I’ve just bought a pension. I can’t die for at least 10 years or I’ll be ruined. It’s 1613, and Shakespeare (Kenneth Branagh) is acknowledged as the greatest writer of the age. But disaster strikes when his renowned Globe Theatre in London burns to the ground and he decides he will never write again. Devastated, he returns to Stratford, where he must face a troubled past and a neglected family. Haunted by the death 17 years earlier of his only son, Hamnet (Sam Ellis) he struggles to mend the broken relationship with his wife Anne Hathaway (Judi Dench) and daughters, Hamnet’s twin sister, spirited spinster Judith (Kathryn Wilder) and unhappy Susanna (Lydia Wilson) who is married to a noxiously stern Puritan, John Hall (Hadley Fraser). He is forced to examine his failings as an absent husband and father when 28-year old Judith finally gets involved with a suitor alleged to have impregnated another woman and Susanna is accused of adultery … A garden ain’t a play. Screenwriter Ben Elton has been wowing on the small screen with his very clever parody of Shakespeare in Upstart Crow but this is only occasionally in the same pantomimic vein albeit its nod/wink title (the original title for The Life of Henry VIII) toys with the idea that this is anything other than a confection of falsehoods and assumptions.  And it is a bit of a joke to start with – an old conqueror finally comes home and gets in the way of his wife and has the temerity to mess up the garden she has so carefully cultivated for the last 20 years. And then there are all those long country evenings when all you have is a candle for company. Irony is writ large here. At its heart a melancholy meditation on age, family and what you leave behind, Shakespeare is confronted with the long-hidden truth of his young son’s death, a boy whom he believed to have been greatly talented but who had actually been presenting the work of his twin, who was left unable to read and write, being but a girl. The discovery is poignant indeed. There’s a sonnet-off  (# 29) when Will is confronted with another truth – that the now elderly object of his affection Henry Wriothesley (Ian McKellen) is not interested in him but appreciates his art. How wonderfully odd that two of the great contemporary exponents of the Bard are quoting him at each other. Anne’s feelings are nothing – when the poems were published (illegally, without Will’s consent), he never thought about her reputation or what people might say. I’ve never let the truth get in the way of a good story. The bedrock of his entire life it seems has been other people and what they say – what was said of his father, what was said of him, and now, what is said about his daughters, both caught up in scandals of their own. He is a man for whom all truth is literally relative. Retirement is not easy and revelations about what happened at home when he was enjoying fame and adulation come as a shock to someone for whom all the world’s a stage and now his daughters are ruining the name he literally wrote out of disgrace to redeem his father’s blackguarding. Branagh is very good, prosthetics and all, capable of being hurt and amusing and rueful. The motifs are striking in a beautifully shot production – two fires dominate the visuals: the opening conflagration at the Globe caused by a misfiring cannon in a production co-written with John Fletcher; and the smaller one in the grate when Judith attempts to destroy what Hamnet transcribed – because Will needs to believe it was his dead son who wrote the poetry and she is guilty at being a gifted woman because he has such a low opinion of her. And Will loves the word on the page – when he sees his son’s name written in the funeral record in the local church his face comes to life. Anne chides him that when Hamnet died he was busy writing The Merry Wives of Windsor. Dench is wise and moving in the role of the much older wife protecting him from terrible knowledge. However the slow pace and ruminative setting, autumnal and somewhat bucolic, hide the sad drama within. It’s stunningly shot by Zac Nicholson, not just allowing us to see the wide open spaces juxtaposed with interestingly shot and lit interiors – so many dimpled with pure candlelight as the sole source – but telling us that there is always a bigger story and hinting where to look. There are funny scenes with the ridiculously ingratiating local MP Sir Thomas Lucey (Alex Macqueen) and some wild put-downs. There’s even a jibe about authorship and how it was that a man who owns up to having lived such a little life could have ended up knowing everything. Lest we forget, Elton is the best Elizabethan historian we have, when you think about Blackadder. It’s not Shakespeare, but it is very lovely. Directed by Kenneth Branagh. Nothing is ever true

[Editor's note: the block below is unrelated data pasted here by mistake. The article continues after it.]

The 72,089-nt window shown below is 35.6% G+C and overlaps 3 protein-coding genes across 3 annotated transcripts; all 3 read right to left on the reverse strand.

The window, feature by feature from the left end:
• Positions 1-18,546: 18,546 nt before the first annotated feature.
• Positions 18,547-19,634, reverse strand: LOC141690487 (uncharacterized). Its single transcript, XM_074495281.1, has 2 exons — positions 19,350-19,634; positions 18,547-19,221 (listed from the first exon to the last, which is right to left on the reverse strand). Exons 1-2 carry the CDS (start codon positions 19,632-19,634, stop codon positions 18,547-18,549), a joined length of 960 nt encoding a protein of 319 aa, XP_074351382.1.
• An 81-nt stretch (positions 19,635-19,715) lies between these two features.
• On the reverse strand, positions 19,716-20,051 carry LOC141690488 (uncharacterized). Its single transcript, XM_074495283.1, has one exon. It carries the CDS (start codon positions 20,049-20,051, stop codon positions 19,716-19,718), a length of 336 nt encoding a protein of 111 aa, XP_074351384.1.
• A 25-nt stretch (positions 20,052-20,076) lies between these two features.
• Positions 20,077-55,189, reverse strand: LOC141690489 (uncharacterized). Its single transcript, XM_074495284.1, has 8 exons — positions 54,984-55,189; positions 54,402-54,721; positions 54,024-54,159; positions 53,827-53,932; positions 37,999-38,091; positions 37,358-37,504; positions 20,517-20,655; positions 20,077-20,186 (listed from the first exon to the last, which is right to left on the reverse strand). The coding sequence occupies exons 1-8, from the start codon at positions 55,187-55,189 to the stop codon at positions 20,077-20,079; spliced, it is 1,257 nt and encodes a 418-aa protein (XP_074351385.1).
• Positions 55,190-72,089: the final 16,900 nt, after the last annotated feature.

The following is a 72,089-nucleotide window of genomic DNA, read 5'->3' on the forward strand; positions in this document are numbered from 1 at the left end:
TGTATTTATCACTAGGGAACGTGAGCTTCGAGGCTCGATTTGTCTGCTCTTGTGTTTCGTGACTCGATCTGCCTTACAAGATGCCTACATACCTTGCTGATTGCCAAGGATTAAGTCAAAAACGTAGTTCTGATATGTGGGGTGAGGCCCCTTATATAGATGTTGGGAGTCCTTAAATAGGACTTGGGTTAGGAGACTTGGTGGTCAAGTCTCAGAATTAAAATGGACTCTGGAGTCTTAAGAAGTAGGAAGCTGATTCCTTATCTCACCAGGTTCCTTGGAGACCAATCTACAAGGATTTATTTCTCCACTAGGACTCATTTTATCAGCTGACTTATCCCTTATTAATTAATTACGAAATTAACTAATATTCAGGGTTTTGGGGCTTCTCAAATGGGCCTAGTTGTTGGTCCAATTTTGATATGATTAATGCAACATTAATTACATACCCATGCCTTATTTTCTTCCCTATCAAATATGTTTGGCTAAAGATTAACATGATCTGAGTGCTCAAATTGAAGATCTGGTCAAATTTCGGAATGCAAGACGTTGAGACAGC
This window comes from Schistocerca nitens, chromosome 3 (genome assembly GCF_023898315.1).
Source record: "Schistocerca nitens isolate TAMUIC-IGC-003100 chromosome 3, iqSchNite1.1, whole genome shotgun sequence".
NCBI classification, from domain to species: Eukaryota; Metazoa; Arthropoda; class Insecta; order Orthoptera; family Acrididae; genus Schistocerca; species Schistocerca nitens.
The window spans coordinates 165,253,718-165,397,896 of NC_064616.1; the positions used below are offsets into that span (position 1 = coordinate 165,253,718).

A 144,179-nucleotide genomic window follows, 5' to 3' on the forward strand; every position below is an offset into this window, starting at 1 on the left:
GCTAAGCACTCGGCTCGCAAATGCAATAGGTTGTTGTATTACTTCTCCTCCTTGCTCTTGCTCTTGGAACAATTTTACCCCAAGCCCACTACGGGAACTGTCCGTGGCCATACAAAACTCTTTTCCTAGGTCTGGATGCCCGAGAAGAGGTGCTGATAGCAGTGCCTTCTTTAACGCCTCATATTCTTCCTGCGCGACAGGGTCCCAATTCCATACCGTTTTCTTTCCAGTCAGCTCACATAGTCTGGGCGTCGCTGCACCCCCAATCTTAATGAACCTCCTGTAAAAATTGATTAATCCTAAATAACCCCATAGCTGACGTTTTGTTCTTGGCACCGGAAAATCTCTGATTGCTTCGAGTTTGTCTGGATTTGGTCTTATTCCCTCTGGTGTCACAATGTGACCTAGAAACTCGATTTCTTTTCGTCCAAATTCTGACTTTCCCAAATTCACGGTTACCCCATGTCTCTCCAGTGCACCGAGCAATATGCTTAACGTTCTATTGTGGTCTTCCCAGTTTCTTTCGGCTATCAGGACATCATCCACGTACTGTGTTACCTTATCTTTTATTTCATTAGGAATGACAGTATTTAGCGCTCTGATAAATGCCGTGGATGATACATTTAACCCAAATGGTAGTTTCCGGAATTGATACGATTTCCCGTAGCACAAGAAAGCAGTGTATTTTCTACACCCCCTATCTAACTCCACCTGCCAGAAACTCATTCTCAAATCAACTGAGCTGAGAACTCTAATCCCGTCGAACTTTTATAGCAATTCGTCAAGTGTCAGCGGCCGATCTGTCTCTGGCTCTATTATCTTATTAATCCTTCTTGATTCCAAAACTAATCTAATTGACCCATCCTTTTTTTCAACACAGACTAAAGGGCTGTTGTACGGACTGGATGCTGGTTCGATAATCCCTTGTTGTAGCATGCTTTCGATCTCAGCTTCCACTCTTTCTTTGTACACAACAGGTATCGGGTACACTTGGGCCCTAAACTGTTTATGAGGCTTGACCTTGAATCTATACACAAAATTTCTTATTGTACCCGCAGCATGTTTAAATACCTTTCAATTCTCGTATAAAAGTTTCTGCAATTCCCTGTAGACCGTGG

The Senator (2017)